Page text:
New Delhi, Apr 14: Charging that the Medical Council of India was "highly corrupt" and had lost credibility, a group of former bureaucrats and doctors have urged the Prime Minister to revamp the medical regulator, bring transparency and ensure that owners of hospital chains and colleges having "deep conflicts of interest" do not enter the body.
Five former secretaries of health and bio-technology departments as well former MCI members and prominent doctors have written to Prime Minister Naredra Modi seeeking his "personal involvement" in revamping the regulator and alleged that successive governments have shown their "inability" in handling "compromised" individuals in the body.
The secretaries and doctors have also urged the Prime Minister to take steps for revamping the curricula for graduate and post graduate medical education and separating the three functions of regulation, education and accreditation within the body.
"We request that implementation of the recommendations is taken up without delay, namely replacing the elected council with medical and non-medical persons to be selected by an expert body in a transparent manner, in order to ensure that hospital chains and owners of medical colleges, having deep conflicts of interest, do not enter this body and subvert it once again for their personal gain.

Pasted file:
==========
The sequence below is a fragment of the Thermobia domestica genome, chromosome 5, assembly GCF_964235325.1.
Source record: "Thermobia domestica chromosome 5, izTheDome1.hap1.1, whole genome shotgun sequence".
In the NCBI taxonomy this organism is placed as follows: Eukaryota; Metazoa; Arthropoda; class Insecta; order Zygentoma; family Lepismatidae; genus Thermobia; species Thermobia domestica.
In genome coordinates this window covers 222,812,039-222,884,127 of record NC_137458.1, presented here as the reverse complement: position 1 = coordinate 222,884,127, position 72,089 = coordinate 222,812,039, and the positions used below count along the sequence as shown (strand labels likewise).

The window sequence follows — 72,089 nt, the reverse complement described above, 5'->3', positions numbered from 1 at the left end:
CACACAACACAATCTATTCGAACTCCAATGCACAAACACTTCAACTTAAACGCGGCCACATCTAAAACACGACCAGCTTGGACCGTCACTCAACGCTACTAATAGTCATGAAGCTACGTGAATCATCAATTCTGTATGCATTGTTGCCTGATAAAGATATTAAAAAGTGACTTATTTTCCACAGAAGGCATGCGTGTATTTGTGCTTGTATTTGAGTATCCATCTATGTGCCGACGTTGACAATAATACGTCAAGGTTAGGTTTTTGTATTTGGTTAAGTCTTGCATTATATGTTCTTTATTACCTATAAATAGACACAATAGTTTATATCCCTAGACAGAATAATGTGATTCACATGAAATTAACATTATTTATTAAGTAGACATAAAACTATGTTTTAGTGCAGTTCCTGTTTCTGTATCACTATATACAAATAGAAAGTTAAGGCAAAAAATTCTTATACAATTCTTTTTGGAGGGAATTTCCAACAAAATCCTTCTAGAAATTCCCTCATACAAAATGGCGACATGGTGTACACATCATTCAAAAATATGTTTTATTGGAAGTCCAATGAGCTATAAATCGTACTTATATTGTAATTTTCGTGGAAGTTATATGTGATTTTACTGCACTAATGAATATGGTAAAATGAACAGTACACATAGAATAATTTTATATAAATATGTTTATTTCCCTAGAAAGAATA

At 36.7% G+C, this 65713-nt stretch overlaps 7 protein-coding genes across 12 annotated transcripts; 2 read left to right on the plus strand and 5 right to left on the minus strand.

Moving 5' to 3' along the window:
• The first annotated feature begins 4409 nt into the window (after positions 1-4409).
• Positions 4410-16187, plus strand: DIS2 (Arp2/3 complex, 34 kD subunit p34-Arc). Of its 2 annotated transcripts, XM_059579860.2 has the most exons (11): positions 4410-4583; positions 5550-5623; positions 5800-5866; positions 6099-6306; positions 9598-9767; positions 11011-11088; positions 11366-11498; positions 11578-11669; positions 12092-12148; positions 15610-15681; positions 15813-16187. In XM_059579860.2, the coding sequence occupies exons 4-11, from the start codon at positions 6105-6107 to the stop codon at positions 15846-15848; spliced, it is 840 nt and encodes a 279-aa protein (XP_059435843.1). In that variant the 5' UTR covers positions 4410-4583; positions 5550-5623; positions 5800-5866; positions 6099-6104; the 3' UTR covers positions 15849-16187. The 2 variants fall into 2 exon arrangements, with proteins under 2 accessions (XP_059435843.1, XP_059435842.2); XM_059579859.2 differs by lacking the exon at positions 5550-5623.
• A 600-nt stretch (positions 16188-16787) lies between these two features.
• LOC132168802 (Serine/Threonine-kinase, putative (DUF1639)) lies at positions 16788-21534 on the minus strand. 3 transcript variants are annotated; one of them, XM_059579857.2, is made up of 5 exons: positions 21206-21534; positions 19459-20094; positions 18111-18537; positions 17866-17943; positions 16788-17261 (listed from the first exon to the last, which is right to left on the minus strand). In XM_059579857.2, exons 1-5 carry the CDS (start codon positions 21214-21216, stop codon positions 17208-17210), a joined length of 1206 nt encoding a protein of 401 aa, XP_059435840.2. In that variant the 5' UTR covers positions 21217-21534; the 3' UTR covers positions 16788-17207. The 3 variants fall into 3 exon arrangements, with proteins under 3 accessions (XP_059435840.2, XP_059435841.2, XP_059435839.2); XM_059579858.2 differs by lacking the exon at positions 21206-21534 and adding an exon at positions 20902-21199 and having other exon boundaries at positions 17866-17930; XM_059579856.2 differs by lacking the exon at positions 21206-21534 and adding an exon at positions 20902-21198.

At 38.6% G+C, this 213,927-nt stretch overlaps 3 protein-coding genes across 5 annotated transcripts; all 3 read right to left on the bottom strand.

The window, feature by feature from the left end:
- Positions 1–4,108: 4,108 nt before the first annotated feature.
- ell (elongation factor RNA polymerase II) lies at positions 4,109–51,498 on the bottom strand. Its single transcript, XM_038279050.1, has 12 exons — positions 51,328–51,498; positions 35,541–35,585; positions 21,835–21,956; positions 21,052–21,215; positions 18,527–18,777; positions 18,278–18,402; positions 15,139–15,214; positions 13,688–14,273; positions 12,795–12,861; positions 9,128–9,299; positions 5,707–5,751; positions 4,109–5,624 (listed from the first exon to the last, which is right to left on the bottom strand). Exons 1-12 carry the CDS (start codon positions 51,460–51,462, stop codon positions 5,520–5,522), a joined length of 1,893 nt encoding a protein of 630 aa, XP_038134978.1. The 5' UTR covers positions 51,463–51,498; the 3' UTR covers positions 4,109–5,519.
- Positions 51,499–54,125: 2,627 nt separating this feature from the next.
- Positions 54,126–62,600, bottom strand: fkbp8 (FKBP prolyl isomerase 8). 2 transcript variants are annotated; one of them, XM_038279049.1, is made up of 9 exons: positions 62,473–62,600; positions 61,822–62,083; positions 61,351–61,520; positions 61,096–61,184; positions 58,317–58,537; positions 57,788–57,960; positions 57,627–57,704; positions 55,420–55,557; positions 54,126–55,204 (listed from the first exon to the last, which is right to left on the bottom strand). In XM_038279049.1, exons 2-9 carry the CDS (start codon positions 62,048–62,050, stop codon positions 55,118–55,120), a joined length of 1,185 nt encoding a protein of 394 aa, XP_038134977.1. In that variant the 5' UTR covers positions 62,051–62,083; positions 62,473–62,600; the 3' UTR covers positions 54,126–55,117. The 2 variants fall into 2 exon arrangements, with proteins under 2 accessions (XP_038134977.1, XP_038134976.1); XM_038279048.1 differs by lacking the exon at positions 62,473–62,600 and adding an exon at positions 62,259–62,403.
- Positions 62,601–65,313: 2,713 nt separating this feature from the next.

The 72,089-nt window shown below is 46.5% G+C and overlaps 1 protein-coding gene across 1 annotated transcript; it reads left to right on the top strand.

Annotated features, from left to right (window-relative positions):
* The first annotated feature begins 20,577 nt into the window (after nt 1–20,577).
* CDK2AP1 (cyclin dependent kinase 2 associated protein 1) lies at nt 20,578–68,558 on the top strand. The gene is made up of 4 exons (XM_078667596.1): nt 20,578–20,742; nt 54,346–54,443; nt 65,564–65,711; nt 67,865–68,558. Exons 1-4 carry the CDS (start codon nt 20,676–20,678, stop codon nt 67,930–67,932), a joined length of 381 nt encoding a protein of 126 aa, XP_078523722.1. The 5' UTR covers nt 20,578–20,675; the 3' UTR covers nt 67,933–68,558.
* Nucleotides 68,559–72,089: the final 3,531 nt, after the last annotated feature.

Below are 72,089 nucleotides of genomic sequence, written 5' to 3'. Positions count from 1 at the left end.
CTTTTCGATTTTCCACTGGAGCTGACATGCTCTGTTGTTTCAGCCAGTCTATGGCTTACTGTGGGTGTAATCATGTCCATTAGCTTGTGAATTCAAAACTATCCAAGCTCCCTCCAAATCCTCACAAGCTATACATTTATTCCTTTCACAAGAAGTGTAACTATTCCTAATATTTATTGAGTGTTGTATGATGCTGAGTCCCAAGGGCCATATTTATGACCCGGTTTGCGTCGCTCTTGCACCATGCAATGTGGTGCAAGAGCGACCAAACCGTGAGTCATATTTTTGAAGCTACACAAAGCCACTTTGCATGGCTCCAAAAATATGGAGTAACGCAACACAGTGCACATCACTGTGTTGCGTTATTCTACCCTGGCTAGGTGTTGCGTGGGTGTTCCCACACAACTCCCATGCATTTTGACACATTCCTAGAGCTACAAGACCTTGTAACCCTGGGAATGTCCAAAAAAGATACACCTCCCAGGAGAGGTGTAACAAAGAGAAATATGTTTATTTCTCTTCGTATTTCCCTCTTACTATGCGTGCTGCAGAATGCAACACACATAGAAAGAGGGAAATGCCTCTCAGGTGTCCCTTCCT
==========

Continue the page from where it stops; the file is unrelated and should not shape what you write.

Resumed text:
"Revamp the curricula for graduate and post-graduate education, separate the three functions of regulation, education and accreditation with eminent individuals known for their professional and personal integrity and the institution of a national entrance and exit examination so as to ensure better quality of the doctors being produced," the letter said.
Among those who have signed the letter are former health secretaries Javid Choudhury, Prasanna Hota, Sujatha Rao, Chandramouli and Keshav Desiraju and MK Bhan, former secretary of the Department of Biotechnology, and Gautam Sen and Sita Naik (former members of the Board of Governors of MCI), Srinath Reddy, President of the Public Health Foundation of India, and eminent surgeon Samiran Nundy of Gangaram Hospital.
A parliamentary panel had recently recommended restructuring MCI, stating that its current composition is "biased" against larger public health goals and is an "exclusive club" of medical doctors from corporate hospitals and private practice.
The Committee had said the elected MCI neither represents "professional excellence nor its ethos", and that more than half of the members are either from corporate hospitals or in private practice.